The Plight of The Mountain Chicken Frog



On two small islands in the Caribbean are the last remaining mountain chicken frogs (Leptodactylus fallax). They used to be widely distributed across eight windward and leeward islands. Famous for a melodious “whoop-whoop” song and plump physique, this frog used to be a reliable food source for local people, but now it is critically endangered. How did the species get to this point? Its recent past and its prospects for the future can be largely explained by biogeography, an unusual life history and its many threats in the wild.

 

 

Portable History

In the past, the mountain chicken frog was found on the Lesser Antilles islands of Antigua, Guadeloupe, Martinique, St. Lucia, St. Kitts, Nevis, Dominica and Montserrat. All of the Lesser Antilles are volcanic in origin, so land bridges connecting the islands to North, South or Central America never existed. With no way for the frogs to migrate naturally, how did they settle on so many islands?

 

Mountain Chicken Frog

Photo by Tim Vickers/Wikipedia

At one time, the plump mountain chicken frog was a food source in the Caribbean.

As early as 2000 B.C., the Amerindian tribes from the Orinoco River Valley, what is now Venezuela, began colonizing the Caribbean. As they spread their culture, they also brought with them their favorite foods. Just as European sailors brought goats and rabbits to the lands they colonized around the world, the Amerindians traveled with their food-source animals. These early tribes introduced agouti, feral pigs and tortoises — all staples in their diet — to the Caribbean.

So, why not frogs? Frogs have always played a major role in Amerindian culture and religion, and they provide a ready source of protein. The historical distribution of mountain chicken frogs correlates perfectly with indigenous people’s exploration and colonization of the Caribbean.

Humans introduced Leptodactylus fallax to many habitats and encouraged their proliferation, but sadly humans are also responsible for the species’ precipitous decline. The only islands that the frogs still call home are the wildest and most natural. Dominica is known as the “Nature Island of the Caribbean,” and Montserrat is by far the most volcanically active island in the region.

 

Large, Terrestrial and Hungry Frogs

Mountain chicken frogs can weigh up to 3 pounds. The species prefers to live near clearings, just inside the edges of forests and plantations. At night males move into the open and sit on logs or rocks to call for mates.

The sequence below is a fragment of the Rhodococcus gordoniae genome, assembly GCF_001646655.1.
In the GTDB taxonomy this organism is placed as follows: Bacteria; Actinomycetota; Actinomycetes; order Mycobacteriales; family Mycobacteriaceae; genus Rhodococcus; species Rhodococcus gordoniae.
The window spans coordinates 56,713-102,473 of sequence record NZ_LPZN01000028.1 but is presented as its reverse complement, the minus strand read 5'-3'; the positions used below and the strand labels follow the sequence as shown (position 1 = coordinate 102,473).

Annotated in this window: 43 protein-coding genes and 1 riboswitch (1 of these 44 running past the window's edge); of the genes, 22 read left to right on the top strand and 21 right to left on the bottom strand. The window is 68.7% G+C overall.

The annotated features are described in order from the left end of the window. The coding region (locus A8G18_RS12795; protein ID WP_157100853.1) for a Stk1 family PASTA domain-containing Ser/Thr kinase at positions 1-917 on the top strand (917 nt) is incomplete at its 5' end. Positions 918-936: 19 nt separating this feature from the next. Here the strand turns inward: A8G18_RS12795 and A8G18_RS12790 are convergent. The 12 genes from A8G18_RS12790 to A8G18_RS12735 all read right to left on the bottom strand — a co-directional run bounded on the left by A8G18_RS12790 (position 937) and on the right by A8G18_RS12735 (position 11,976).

Almost completely terrestrial, this frog is usually only found in water while cooling or “drinking.” Mountain chickens, like many frogs, do not drink like humans do. They have special tissues on their abdomen near their hind legs called the “wet patch.” They can absorb up to 80 percent of the water they require for hydration through this patch of skin.           

These frogs are voracious eaters. Although their primary diet in the wild is crickets, they eat just about anything they can get in their mouth: insects, snails, other frogs, snakes, mice and even bats. Their eating is often so enthusiastic that when they lunge forward to snatch insects they often get mouthfuls of grass in the process.

 

Foamy Procreation

What makes mountain chickens unique among frogs is their mode of reproduction. Several males call to attract a female. When she appears, the males begin to wrestle. They stand on their hind legs and grapple like sumo wrestlers. Males have spurs protruding from their thumbs, which they use to dig into each other. They also secrete a peptide from their skin called Leptodactylus aggression stimulating peptide, which causes male frogs to become aggressive. The battle continues until one male is pinned. The winner gets the girl.

The pair then enters a burrow, hollow log or some other type of hidden, enclosed area. Once there, the male mounts the female, and she begins to secrete a clear liquid from her cloaca. They both kick with their hind legs, whipping the liquid into a thick, viscous foam. While still grasping each other, the female lays 20 to 50 eggs in the foam, and the male deposits sperm. Fertilization is external. This foam nest is where the tadpoles develop without ever being in water.

Then the male leaves the nest and guards the burrow from the outside while the female guards the brood from within. After 10 days the eggs hatch, and the tadpoles begin to swim in the foam.

This is where the unique part begins. Females stand over the foam nest and lay infertile eggs to feed their waiting tadpoles. If watched closely, tadpoles grab eggs with their mouths as they fall into the foam. The mother frog does this several times per week for the next six to eight weeks. She produces a total of 10,000 to 25,000 eggs. This is, by all measures, extreme maternal care for a frog. Mountain chickens are one of only a few species that do it and the only large, terrestrial frog with this behavior. This type of care is called “obligatory oophagy,” which literally means feeding eggs on demand. After the tadpoles metamorphose in about two months, they leave the nest as miniature versions of their parents.

Froglets require roughly two years to reach reproductive size. During this time they must find sufficient food to survive and grow while avoiding being eaten. Other frogs, snakes, crabs — and especially people — consume mountain chickens.

 

Fight for Survival

Leptodactylus fallax has faced many threats since it was first introduced to the Caribbean. As Europeans colonized the New World, they began eating frogs, but unlike the Amerindians, they viewed the frogs as an unlimited resource. Overhunting soon decimated most mountain chicken populations. Habitat destruction came next with the establishment of sugar cane plantations. Some islands were almost completely clear-cut to plant crops.